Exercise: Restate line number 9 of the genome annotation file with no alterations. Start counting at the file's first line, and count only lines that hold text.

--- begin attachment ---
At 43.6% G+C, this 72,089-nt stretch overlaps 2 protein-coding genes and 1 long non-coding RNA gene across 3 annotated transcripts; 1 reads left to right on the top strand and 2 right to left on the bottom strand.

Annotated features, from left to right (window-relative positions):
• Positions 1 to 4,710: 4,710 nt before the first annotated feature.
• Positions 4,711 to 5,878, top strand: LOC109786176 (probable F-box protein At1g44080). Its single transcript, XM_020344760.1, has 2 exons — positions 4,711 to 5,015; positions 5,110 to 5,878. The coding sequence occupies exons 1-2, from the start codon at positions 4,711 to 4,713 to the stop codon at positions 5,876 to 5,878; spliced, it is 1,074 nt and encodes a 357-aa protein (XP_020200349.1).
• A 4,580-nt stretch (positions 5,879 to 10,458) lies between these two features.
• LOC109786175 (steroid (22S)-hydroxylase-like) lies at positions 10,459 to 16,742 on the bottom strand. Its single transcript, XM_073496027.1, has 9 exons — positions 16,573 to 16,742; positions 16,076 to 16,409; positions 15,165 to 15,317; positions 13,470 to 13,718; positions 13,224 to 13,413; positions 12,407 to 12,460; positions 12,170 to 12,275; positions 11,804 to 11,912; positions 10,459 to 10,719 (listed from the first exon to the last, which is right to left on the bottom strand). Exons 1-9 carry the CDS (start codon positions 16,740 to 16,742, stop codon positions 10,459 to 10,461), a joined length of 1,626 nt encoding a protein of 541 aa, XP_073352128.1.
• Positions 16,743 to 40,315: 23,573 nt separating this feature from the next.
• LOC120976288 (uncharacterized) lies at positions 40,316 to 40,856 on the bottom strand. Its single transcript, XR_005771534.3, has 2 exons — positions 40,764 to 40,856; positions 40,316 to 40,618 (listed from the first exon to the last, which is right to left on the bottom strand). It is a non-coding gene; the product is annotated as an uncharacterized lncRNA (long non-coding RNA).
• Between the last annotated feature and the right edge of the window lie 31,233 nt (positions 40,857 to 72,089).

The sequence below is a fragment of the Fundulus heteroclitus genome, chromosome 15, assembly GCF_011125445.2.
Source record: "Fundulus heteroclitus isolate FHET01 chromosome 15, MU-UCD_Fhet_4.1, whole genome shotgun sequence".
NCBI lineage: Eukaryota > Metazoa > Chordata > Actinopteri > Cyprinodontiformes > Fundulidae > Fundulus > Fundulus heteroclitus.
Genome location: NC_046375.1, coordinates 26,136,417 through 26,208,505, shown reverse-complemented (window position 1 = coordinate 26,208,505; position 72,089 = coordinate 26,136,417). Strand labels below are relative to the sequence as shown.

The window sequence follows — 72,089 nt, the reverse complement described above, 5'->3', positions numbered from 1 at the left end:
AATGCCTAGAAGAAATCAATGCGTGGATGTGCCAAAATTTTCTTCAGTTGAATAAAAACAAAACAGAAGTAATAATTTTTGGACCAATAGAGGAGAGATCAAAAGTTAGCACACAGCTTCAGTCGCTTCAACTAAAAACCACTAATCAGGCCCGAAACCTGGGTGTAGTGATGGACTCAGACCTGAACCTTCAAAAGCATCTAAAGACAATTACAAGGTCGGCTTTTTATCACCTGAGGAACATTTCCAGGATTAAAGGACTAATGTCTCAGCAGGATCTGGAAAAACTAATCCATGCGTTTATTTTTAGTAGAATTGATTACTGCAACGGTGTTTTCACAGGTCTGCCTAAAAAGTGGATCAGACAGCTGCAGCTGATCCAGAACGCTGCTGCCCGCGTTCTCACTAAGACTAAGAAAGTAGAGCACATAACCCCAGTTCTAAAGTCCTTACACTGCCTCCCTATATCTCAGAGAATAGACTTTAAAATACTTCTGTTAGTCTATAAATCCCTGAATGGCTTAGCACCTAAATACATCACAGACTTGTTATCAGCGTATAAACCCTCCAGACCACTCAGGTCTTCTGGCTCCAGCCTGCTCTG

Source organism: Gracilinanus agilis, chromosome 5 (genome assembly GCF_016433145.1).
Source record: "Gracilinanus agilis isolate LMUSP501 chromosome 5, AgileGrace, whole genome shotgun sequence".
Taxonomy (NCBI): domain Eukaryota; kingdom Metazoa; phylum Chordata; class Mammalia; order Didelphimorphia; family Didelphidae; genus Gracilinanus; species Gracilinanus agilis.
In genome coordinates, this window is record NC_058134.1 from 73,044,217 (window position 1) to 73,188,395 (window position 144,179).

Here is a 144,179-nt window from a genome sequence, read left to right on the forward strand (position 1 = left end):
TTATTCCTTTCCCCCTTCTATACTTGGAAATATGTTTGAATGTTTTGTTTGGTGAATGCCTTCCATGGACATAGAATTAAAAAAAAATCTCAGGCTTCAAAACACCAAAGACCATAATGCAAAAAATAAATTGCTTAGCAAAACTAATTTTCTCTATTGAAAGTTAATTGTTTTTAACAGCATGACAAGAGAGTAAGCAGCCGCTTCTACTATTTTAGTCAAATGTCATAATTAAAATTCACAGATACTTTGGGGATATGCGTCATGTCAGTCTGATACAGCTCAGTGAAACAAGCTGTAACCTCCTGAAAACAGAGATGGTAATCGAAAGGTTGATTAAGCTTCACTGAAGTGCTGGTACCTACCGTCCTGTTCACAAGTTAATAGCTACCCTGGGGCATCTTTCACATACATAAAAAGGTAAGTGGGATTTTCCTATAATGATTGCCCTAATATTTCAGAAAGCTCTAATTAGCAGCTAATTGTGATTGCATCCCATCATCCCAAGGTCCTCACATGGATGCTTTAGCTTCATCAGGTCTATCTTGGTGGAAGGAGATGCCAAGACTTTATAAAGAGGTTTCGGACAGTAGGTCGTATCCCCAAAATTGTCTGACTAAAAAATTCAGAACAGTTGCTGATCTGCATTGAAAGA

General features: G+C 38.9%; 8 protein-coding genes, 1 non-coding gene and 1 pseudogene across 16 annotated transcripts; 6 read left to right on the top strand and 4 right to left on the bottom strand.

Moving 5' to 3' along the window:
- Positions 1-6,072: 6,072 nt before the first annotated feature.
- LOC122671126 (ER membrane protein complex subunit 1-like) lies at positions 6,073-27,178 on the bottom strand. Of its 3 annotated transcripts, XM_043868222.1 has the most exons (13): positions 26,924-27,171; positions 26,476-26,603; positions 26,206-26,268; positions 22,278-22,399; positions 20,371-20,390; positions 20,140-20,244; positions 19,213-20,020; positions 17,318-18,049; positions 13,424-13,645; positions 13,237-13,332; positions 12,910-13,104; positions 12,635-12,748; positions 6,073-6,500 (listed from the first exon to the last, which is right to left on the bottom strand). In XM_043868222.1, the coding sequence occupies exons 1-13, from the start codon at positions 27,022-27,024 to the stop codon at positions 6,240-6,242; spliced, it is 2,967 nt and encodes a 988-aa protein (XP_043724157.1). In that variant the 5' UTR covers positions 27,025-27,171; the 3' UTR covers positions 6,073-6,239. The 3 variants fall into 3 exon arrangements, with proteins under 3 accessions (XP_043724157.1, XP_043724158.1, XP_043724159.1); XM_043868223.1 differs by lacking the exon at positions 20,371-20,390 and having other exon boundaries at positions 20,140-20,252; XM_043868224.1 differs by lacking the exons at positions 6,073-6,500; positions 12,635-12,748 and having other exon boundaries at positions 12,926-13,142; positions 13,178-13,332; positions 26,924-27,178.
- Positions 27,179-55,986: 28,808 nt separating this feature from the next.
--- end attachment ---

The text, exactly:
• Between the last annotated feature and the right edge of the window lie 31,233 nt (positions 40,857 to 72,089).